The conclusion that the ADA permits state-law-based court adjudication of routine breach-of-contract claims also makes sense of Congress’ retention of the FAA’s saving clause, § 1106, 49 U.S.C.App. § 1506 (preserving “the remedies now existing at common law or by statute”). The ADA’s preemption clause, § 1305(a)(1), read together with the FAA’s saving clause, stops States from imposing their own substantive standards with respect to rates, routes, or services, but not from affording relief to a party who claims and proves that an airline dishonored a term the airline itself stipulated. This distinction between what the State dictates and what the airline itself undertakes confines courts, in breach-of-contract actions, to the parties’ bargain, with no enlargement or enhancement based on state laws or policies external to the agreement.
Id. at 232-233(citations omitted).
In American Airlines, the Supreme Court clearly concluded that a breach of contract claim was not preempted by the ADA. As a breach of contract claim is not preempted by the ADA, we think it logically follows that the breach of contract claim must be interpreted pursuant to state law. Based upon this reasoning, we reject Emery’s contention that federal law controls the interpretation of the Waybill. As AAF brought a breach of contract action against Emery, we believe that state law is applicable when interpreting the contract (Waybill) between the parties. Having so concluded, we shall now examine the Waybill at issue.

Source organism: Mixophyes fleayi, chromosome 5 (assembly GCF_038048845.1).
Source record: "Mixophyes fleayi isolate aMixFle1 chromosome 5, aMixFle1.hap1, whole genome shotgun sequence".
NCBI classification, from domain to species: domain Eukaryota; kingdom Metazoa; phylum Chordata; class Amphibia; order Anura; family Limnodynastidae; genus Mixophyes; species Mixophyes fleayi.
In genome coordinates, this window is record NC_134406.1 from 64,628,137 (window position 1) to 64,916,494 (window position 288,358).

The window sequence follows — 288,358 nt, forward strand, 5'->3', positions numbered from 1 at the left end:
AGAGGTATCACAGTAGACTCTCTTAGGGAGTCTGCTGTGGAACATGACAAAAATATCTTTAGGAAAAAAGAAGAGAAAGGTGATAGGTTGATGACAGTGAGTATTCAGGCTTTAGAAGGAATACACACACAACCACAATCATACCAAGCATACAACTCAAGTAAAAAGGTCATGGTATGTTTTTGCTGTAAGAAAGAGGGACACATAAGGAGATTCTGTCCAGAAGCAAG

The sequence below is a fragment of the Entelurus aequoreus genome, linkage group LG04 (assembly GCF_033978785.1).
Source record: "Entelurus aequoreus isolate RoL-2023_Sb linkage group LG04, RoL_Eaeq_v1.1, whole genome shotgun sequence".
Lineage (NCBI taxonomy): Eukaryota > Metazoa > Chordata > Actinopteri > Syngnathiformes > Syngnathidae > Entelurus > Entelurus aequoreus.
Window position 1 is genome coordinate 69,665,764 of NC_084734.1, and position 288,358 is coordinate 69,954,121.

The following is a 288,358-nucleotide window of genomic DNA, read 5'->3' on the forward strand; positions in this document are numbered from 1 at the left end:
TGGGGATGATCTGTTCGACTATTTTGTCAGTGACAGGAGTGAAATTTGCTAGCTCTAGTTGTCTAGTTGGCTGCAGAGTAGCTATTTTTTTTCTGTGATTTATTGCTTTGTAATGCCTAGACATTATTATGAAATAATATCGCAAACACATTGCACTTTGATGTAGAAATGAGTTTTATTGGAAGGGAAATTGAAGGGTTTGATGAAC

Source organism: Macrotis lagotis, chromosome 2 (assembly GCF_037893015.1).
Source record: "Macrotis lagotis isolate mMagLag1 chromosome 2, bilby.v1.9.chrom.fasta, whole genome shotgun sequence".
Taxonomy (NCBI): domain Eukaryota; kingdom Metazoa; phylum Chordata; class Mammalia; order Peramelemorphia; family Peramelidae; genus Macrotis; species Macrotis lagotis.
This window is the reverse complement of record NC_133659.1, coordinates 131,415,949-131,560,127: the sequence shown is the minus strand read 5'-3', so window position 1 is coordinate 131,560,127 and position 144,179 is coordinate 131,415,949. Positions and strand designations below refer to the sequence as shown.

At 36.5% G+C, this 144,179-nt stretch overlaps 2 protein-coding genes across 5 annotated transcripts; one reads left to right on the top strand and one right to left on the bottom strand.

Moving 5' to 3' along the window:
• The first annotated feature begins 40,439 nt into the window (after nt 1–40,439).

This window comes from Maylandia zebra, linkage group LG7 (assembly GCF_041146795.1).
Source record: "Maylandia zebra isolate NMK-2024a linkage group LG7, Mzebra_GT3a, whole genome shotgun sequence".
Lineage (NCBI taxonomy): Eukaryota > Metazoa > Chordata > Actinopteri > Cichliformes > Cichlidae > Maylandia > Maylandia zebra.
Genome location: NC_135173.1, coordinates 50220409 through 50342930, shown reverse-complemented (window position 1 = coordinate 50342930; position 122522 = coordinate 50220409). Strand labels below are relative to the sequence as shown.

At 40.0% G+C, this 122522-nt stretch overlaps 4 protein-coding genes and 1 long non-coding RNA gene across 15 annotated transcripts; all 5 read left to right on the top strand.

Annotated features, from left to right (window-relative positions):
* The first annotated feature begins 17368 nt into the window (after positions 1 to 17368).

The Waybill contained provisions on the front and back of the document. On the front, it specifically stated:
I/we agree that Emery’s Terms and Conditions of Contract (“Terms”) as set forth on the front and reverse hereof apply to this shipment.
This provision, on the front of the Waybill, incorporated by reference the terms on its reverse side. A signature line appeared on the bottom front page, and there appeared a signature of an AAF representative. On the reverse side of the Waybill, there was no signature line. Also, the following provision was inserted on the reverse side: